-Mindfulness, Mindlessness and Impression Management
Cialdini, Chapter 1, Weapons of Influence
Click, whirr, Langer’s photocopying mindlessness
-People will buy things when marked on sale. Expensive = good
-Mother turkey will nurse a pole cat (preditor) as long as it hears the “Cheep
cheep” noise that its babies make. Fixed action patterns, do without thinking.
-Using the photocopier for no real “reason”
-Mental shortcuts in everyday life, pay less attention when we expect things
-More attention when we don’t expect, or event is unusual
-Saves us time and energy but makes us vulnerable to profiteers, increased
chances of error and bad perception
-Perception – buy a suit first, sweater second. Sweater seems insignificant,
-People are more likely to deal with information in a controlled fashion when
they have both the desire and the ability to analyze it carefully
Hi, call me
Stanley plays horseshoes with Mr. Marsh at the company picnic
-arrogant towards Mr. Marsh, does not realize who he is. Mindlessness,
egocentric, falsify impression management
The power of positive thinking
Stanley learns to insulate with Expandrium
-Stanley lies on the companies behalf. Mindfulness of the companies
reputation and goals. Wants the company to be well perceived. Impression
management, whats good for the company
Cleanliness is next to …..?
Stanley shows Lesley the importance of a dirty manual
-Example of the companies mindlessness. They don’t bother to truly monitor,
they assume a dirty manual = hard work.
Look of a winner
Stanley’s Army coat at HQ/mid-management flannel shirt
-Impression Management, want to be perceived as successful, reflects in
what you wear. Mindlessness when people judge others by their appearance
and not about their actual competencies and capabilities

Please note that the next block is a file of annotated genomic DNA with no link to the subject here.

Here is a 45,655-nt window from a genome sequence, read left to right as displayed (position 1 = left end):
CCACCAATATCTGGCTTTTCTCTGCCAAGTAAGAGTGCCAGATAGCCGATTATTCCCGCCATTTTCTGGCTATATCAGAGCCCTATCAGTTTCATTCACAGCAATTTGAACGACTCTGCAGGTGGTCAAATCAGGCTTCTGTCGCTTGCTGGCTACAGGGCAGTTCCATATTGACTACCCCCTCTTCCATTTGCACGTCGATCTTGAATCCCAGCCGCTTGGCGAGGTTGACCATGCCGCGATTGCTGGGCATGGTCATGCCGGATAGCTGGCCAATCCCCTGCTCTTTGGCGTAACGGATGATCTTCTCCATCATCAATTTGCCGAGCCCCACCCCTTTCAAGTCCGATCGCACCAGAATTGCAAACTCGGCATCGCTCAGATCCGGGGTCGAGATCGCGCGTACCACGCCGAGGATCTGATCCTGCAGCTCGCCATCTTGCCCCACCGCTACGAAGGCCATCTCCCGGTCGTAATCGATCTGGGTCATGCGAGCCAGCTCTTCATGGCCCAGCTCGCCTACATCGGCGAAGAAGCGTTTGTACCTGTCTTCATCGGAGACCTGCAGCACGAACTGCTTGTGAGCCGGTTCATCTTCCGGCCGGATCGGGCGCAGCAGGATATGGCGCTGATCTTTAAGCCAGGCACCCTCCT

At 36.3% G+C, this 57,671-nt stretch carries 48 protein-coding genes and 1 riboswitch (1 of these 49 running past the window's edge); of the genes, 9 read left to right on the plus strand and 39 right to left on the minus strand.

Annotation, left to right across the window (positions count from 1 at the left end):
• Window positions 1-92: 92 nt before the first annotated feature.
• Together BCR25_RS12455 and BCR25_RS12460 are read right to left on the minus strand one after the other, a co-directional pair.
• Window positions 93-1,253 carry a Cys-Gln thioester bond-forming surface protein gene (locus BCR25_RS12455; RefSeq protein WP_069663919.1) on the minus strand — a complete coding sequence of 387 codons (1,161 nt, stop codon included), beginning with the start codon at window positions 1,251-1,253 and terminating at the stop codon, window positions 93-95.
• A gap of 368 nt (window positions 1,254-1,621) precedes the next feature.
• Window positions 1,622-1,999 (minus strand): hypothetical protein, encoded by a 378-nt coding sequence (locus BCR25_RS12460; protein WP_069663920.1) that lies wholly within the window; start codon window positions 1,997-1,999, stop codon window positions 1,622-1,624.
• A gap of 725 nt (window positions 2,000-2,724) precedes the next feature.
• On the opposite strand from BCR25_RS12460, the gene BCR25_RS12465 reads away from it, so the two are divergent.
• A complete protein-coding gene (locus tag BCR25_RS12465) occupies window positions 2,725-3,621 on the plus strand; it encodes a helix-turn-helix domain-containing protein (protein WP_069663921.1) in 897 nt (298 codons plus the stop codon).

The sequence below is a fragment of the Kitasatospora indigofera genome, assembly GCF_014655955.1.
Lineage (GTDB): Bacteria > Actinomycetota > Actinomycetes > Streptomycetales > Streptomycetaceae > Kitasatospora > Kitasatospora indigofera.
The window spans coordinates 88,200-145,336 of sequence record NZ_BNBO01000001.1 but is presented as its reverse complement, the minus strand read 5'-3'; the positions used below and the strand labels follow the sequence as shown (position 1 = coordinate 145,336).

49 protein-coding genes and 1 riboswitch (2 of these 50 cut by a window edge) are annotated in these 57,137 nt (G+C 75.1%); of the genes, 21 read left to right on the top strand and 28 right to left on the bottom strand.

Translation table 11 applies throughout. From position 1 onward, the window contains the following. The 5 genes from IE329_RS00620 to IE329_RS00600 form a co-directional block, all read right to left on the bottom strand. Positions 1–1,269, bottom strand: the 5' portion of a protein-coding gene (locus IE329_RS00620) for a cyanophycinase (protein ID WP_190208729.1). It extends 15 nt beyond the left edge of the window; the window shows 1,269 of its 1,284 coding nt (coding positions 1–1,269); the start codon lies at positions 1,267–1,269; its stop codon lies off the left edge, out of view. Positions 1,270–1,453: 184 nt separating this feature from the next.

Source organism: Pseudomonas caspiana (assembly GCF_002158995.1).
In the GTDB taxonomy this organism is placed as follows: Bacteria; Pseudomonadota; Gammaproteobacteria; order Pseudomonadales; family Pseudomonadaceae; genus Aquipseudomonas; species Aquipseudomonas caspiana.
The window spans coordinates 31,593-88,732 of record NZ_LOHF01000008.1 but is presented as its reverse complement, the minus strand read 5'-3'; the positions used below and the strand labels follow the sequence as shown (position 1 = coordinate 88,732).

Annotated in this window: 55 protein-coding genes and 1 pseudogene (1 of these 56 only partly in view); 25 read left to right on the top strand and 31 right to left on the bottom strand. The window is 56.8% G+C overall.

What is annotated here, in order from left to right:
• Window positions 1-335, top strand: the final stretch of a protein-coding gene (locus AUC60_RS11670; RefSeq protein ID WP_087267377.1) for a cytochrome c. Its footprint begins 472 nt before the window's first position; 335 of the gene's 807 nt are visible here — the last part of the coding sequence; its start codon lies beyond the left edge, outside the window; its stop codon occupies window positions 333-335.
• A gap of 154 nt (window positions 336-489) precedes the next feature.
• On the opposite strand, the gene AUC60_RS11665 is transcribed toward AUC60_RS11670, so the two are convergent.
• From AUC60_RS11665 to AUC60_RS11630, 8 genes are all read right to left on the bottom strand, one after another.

“Hi, sweetie …..”
Lesley fixes the machine and Chuck Toole the supervisor as well
-Struggle to prove her competence. Wants to have good impression on
people, wants acceptance and approval. People are impressed although they
may not like her. Lesley must go above and beyond to earn credit/respect.
The Locked Door
On not having full access to our thinking -Snap judgements on past experiences. Unconcious
-Walking slowly after a lot of negative words. Not interrupting after calming
-Daters don’t actually know what they are looking for. Make snap judgements
that and mindless when in head have fabricated a mindful image of the
-Unconciously pick up on a solution for the ropes. We learn by example. Often
we are ignorant but refuse to admit it.
When Steve becomes Stephanie
Worries when a sales director announces upcoming gender change
-Steve has been successful at the company. Will be a process before he is a
woman. Clients are conservative, colleagues may not accept. Perception of
him will change. Company will be worried about impression management of
their company. Should probably separate Alex and Steve, find another
partenership for them both. Transfer clients once change has been made. He
is a valuable employee and his lifechoices should be respected.
-Bounded rationality: limited in our ability to process information – there is just too
much to know and we have a hard time processing it
-Information asymmetry: information is unequally distributed – some know more
-Often fall for the tricks of impression managers due to bounded rationality,
information asymmetry and mindlessness.